A man’s body lay undiscovered among the wreckage of his car hanging in trees along a highway a week long.
Sedji Sejdiu, 40, lost control of his hired Vauxhall Astra at around 4:20am on April 5 last year and came off the M40 near Banbury, Oxfordshire.
An investigation revealed yesterday that the plasterer likely swerved his car to avoid a collision with a deer or after falling asleep at the wheel.
It would be seven days before the father’s body was found, as he had plowed through the undergrowth of the central reservation.
A police officer’s wife spotted the wreckage April 12 “almost entirely obscured by greenery” hanging between trees.
Detective Chief Inspector Aiden Donohoe was stuck in a traffic jam at 5 mph on the freeway due to another accident.
There would have been “no chance” that he and his wife would have seen the car if they were driving at normal highway speeds, he said.
“It was badly damaged and almost completely obscured by branches and leaves,” Donohoe told the Oxford Coroner’s Court.
“There was no way I would have seen this vehicle at normal highway speeds.”
A post-mortem revealed that Sedji had sustained multiple injuries, while a toxicology report found cocaine and alcohol in his system.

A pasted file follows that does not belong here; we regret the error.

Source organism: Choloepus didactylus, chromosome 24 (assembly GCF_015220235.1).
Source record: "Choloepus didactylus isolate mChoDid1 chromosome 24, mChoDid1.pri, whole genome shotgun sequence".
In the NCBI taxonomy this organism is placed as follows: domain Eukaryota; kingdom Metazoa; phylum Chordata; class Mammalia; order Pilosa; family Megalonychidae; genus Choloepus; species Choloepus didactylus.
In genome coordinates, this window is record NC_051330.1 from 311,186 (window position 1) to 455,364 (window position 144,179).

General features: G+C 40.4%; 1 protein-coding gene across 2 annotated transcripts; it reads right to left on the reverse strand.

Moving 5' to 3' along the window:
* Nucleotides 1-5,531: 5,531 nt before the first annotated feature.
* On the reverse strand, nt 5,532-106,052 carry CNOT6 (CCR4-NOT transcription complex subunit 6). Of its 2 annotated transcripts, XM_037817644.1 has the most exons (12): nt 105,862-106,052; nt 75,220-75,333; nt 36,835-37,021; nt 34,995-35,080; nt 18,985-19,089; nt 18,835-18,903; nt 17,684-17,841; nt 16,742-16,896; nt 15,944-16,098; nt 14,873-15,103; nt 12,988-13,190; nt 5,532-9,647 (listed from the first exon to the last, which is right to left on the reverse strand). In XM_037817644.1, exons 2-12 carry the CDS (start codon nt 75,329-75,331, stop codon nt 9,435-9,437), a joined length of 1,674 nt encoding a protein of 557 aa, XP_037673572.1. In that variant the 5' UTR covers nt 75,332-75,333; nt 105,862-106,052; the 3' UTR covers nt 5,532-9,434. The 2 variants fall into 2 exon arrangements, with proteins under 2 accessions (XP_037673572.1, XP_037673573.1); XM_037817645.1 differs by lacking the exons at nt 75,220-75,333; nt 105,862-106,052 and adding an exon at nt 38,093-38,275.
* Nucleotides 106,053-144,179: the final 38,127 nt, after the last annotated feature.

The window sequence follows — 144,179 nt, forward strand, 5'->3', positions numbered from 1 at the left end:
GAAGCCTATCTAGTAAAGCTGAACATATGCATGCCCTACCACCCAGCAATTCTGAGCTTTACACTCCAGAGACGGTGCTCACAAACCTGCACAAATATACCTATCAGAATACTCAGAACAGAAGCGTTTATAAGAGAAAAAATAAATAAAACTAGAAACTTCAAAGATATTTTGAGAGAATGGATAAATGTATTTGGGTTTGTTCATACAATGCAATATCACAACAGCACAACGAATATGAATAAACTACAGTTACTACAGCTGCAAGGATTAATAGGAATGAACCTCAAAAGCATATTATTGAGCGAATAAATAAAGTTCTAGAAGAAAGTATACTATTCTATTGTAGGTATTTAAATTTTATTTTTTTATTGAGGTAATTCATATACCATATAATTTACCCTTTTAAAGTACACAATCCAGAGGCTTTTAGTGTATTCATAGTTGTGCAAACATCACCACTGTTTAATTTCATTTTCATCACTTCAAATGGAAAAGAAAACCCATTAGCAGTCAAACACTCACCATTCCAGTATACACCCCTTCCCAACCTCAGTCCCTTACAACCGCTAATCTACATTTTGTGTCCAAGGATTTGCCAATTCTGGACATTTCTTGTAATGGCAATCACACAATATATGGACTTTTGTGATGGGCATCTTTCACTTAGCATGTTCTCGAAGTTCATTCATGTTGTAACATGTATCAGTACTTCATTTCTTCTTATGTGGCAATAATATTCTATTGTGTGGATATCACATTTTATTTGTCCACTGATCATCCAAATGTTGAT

Forensic collision investigator Siobhan O’Connell said: “He lost control of the vehicle, went sideways into the median and crashed into several trees.”
“He was the only occupant of the vehicle and was thrown out of it.”
“There is no evidence that it was an intentional act or involvement of third parties.”
“The most likely cause of the crash was loss of control, likely due to fatigue or drugs.”
Hampshire Police’s O’Connell said the stretch of motorway has an exceptionally wide median.
“It’s possible he lost control because he over-corrected a steering maneuver or because he steered to avoid an animal like a deer,” she said.
“Roadside markings show the car was already in a yaw state or out of control when it left the lane.”
Sedji’s car, which he rented from a rental company, was reported stolen after he failed to return it on April 4, the inquest revealed.
Assistant Medical Examiner Nicholas Graham ruled that the cause of death was a traffic accident.
“Cocaine use may have had an impact, but the evidence doesn’t show that,” he said.
“If the discovery had been earlier,” Graham added, “it might not have impacted the outcome.”
Originally from Kosovo in south-eastern Europe and based in Maida Vale, west London, Sedji was a devoted father who did whatever he could for his eight-year-old daughter.
“As a family, we are heartbroken at the loss of Sedji,” his family said in a statement, “and we will all miss him dearly.”
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